"If GM is released commercially, it is highly unlikely that we will be able to market as GM-free so we need to listen very carefully to our markets. It is clear that market rejection is worsening and we need to be extremely cautious to ensure we have risk management to prevent non-GM farmers being affected."
Mrs Newman explained that consumers prefer a non-GM product and non-GM farmers were expected to be liable for testing costs, duplicate storage and handling and trying to keep GM out of their product. If segregation failed, non-GM farmers were to be liable for the cost difference if the product is downgraded to GM or for economic loss experienced if the product can not be sold. The NCF believe it will not be possible to control contamination to satisfy market and legal demands.
"Those pushing GM crops must realise that non-GM farmers will not accept any contamination if we are expected to be liable for the economic loss caused by it," insisted Mrs Newman.
"A strict liability regime is essential to ensure the polluter pays, not the polluted."
Contact: Julie Newman 08 98711562 or 08 98711644
Related stories: GMOs
The Canberra Times - Growers urged to back GM canola - Australian Academy of Science president Dr Jim Peacock has urged Australia's canola growing industry to follow the cotton industry's example to gain approval for commercial plantings of genetically modified crops. Addressing a National Press Club audience yesterday, Dr Peacock said that transgenic cotton had boosted yields, quality and profits while dramatically reducing the use of pesticides and other chemicals. ''The environment has benefited enormously and farmers and farm workers have a better quality of life,'' he said.
He said the canola industry should become ''intimately involved'' in trying to overturn moratoriums imposed by the states and territories on commercial plantings of transgenic canola. ''It is not a question for individual farmers to decide or even small groups of farmers, it needs to be an industry decision,'' Dr Peacock said. The former head of CSIRO Plant Industry, which leads Australia's research effort into developing transgenic crops, said that moves by the states to ban commercial plantings of transgenic canola were not based on scientific evidence.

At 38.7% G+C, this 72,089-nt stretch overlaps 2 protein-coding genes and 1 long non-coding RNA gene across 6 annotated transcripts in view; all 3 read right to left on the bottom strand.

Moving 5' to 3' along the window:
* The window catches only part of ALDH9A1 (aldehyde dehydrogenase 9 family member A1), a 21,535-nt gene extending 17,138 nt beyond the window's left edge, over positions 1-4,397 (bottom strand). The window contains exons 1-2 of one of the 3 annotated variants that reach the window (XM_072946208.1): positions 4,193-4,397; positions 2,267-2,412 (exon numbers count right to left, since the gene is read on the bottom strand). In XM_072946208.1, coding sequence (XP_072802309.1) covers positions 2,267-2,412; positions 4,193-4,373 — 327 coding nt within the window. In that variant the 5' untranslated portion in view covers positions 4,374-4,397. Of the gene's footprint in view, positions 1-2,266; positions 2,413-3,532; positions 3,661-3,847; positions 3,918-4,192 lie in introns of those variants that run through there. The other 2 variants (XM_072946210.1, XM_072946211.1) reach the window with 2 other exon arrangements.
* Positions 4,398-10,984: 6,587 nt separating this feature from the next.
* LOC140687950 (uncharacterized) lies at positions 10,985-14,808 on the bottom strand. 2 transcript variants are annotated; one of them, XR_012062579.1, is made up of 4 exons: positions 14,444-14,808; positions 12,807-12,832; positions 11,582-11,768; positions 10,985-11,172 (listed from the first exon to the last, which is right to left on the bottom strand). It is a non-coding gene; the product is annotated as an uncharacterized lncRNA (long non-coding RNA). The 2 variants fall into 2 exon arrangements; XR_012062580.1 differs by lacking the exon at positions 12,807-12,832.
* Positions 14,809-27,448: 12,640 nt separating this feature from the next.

''The major premises on which the moratoria were based are without foundation,'' he said. The ultimate decision-makers were persuaded very successfully by negatively directed groups like the Network of Concerned Farmers. ''I don't think there is any doubt that the majority of farmers in the country would have voted whole- heartedly for the introduction of transgenic canola.''
''Dr Peacock said it was 'a little futile' for Australia to invest in research to develop transgenic crops but fail to allow the outcomes of that research to be delivered. The science sector had failed to win public support for transgenic crops. ''Scientists really didn't cope with the situation, so the technology got ahead of the communication game,'' he said.
''It's really hard to make up and there is no simple way of doing it.'' Dr Peacock also criticised the Federal Government's decision not to appoint a full-time chief scientist to replace Dr Robin Batterham whose term of office ended on May 31. ''The academy did put an opinion to the Government that we needed a full-time chief scientist,'' Dr Peacock said.
Advertisements for the position appeared last week, indicating it might be several months before a new appointee would take up the position. A spokesman for the Minister for Education, Science and Training Dr Brendan Nelson, said the chief scientist position would remain a part-time position to allow the successful applicant to maintain significant links with industry and the science sector. He said the process to select Dr
Batterham's successor would begin ''as soon as practicable'' and anannouncement would be made "in the near future''.